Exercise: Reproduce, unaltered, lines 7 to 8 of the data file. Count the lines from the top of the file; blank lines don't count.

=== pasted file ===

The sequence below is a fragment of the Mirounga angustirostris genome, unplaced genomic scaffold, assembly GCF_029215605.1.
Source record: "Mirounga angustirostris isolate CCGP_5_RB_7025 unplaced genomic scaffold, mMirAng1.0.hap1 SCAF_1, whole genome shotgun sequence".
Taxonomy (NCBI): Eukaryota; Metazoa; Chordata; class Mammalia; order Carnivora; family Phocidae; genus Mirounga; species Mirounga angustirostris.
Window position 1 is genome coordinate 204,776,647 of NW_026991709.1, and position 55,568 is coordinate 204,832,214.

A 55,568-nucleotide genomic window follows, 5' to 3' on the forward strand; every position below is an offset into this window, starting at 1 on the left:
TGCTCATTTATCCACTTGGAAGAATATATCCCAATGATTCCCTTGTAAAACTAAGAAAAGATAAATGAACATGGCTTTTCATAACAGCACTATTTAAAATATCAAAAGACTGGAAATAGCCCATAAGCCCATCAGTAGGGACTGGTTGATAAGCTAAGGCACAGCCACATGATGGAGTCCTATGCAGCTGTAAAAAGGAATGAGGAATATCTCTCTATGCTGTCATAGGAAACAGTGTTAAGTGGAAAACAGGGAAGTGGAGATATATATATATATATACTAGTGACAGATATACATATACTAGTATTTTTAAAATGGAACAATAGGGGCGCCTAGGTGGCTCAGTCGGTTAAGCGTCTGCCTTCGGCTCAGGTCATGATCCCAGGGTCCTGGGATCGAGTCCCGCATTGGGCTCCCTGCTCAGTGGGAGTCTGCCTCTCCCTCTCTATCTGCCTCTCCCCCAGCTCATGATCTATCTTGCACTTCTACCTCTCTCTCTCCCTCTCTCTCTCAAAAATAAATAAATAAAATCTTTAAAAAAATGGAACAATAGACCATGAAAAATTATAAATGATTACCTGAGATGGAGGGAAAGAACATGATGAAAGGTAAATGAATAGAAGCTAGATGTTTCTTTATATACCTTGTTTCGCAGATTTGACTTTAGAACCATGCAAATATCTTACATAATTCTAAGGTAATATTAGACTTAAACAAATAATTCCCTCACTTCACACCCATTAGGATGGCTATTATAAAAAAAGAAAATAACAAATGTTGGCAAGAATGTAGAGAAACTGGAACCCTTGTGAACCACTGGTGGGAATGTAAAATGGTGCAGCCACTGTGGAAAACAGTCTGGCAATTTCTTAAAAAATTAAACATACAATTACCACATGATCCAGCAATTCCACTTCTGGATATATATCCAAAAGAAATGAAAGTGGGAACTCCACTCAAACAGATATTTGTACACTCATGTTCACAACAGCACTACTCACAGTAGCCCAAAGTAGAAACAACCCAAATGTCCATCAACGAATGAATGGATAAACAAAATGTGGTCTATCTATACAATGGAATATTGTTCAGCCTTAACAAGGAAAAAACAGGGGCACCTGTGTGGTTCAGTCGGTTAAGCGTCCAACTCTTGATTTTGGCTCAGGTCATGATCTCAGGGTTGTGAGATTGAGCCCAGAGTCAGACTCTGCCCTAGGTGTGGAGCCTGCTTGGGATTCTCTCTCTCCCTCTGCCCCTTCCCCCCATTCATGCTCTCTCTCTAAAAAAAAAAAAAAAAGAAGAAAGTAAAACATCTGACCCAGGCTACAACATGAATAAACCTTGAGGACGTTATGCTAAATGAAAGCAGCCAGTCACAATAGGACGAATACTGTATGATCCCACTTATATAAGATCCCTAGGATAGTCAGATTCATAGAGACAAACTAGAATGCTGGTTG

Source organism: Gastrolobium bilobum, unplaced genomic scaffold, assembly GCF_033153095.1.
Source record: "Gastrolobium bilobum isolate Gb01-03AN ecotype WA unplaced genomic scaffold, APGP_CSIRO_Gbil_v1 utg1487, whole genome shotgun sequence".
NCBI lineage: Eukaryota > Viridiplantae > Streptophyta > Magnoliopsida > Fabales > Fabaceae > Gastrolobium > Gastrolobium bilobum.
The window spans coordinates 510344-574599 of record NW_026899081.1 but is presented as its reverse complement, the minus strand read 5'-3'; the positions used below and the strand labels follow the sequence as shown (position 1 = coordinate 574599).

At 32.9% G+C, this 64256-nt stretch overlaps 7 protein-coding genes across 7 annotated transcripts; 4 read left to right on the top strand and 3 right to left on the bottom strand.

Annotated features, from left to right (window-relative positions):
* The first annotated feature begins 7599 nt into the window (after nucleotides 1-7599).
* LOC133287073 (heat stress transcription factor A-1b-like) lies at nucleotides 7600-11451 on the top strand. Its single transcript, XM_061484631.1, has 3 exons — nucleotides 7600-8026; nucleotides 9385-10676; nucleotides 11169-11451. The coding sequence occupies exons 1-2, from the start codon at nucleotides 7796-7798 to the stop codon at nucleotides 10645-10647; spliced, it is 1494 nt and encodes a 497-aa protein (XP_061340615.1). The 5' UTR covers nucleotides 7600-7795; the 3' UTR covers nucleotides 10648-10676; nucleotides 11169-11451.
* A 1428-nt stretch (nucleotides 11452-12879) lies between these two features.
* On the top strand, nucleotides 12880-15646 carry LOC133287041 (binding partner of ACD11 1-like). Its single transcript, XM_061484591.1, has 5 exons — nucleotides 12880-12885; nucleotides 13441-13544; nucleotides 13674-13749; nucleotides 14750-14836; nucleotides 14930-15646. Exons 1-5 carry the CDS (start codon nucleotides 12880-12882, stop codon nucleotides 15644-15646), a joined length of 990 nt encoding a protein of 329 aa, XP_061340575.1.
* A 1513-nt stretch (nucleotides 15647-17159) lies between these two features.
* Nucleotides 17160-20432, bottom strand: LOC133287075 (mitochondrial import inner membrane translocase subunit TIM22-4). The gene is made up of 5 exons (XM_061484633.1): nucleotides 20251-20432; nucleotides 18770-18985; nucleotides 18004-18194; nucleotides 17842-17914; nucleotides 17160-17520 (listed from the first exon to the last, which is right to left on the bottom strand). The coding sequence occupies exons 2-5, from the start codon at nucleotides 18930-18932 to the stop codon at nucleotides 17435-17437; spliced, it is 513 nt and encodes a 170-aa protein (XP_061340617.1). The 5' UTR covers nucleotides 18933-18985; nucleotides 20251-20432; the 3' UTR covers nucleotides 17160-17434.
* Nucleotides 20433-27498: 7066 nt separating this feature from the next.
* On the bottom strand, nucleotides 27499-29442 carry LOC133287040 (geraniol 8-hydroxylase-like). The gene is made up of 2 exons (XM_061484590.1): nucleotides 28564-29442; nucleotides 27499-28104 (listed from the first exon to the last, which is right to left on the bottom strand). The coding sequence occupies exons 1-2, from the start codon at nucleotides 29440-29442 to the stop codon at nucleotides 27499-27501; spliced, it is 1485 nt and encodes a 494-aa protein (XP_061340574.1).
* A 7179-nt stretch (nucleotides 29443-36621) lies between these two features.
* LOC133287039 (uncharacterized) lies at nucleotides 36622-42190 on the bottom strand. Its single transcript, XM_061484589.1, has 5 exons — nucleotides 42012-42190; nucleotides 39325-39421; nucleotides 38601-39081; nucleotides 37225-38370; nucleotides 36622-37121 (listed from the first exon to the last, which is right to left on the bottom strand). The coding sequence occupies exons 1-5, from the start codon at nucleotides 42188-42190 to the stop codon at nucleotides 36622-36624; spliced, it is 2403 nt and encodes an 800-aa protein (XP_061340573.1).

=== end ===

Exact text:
Source organism: Gastrolobium bilobum, unplaced genomic scaffold, assembly GCF_033153095.1.
Source record: "Gastrolobium bilobum isolate Gb01-03AN ecotype WA unplaced genomic scaffold, APGP_CSIRO_Gbil_v1 utg1487, whole genome shotgun sequence".